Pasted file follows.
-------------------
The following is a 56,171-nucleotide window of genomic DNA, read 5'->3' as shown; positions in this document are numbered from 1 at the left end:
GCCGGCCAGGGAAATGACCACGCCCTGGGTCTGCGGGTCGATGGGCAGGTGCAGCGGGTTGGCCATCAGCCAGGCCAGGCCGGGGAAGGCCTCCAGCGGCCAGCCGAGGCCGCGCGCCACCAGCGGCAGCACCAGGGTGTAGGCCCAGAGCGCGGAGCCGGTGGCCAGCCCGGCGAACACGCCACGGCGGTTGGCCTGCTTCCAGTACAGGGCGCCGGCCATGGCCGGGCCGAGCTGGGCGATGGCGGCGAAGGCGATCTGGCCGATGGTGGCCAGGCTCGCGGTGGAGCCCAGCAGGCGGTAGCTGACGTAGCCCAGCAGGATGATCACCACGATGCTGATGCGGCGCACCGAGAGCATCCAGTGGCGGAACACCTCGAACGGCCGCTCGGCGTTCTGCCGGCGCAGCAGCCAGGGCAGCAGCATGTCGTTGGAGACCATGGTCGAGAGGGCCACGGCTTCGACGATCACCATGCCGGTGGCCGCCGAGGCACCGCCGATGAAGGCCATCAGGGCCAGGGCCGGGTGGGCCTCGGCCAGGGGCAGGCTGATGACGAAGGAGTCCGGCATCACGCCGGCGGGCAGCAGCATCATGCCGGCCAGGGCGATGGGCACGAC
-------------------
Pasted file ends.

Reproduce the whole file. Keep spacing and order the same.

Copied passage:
The following is a 56,171-nucleotide window of genomic DNA, read 5'->3' as shown; positions in this document are numbered from 1 at the left end:
GCCGGCCAGGGAAATGACCACGCCCTGGGTCTGCGGGTCGATGGGCAGGTGCAGCGGGTTGGCCATCAGCCAGGCCAGGCCGGGGAAGGCCTCCAGCGGCCAGCCGAGGCCGCGCGCCACCAGCGGCAGCACCAGGGTGTAGGCCCAGAGCGCGGAGCCGGTGGCCAGCCCGGCGAACACGCCACGGCGGTTGGCCTGCTTCCAGTACAGGGCGCCGGCCATGGCCGGGCCGAGCTGGGCGATGGCGGCGAAGGCGATCTGGCCGATGGTGGCCAGGCTCGCGGTGGAGCCCAGCAGGCGGTAGCTGACGTAGCCCAGCAGGATGATCACCACGATGCTGATGCGGCGCACCGAGAGCATCCAGTGGCGGAACACCTCGAACGGCCGCTCGGCGTTCTGCCGGCGCAGCAGCCAGGGCAGCAGCATGTCGTTGGAGACCATGGTCGAGAGGGCCACGGCTTCGACGATCACCATGCCGGTGGCCGCCGAGGCACCGCCGATGAAGGCCATCAGGGCCAGGGCCGGGTGGGCCTCGGCCAGGGGCAGGCTGATGACGAAGGAGTCCGGCATCACGCCGGCGGGCAGCAGCATCATGCCGGCCAGGGCGATGGGCACGAC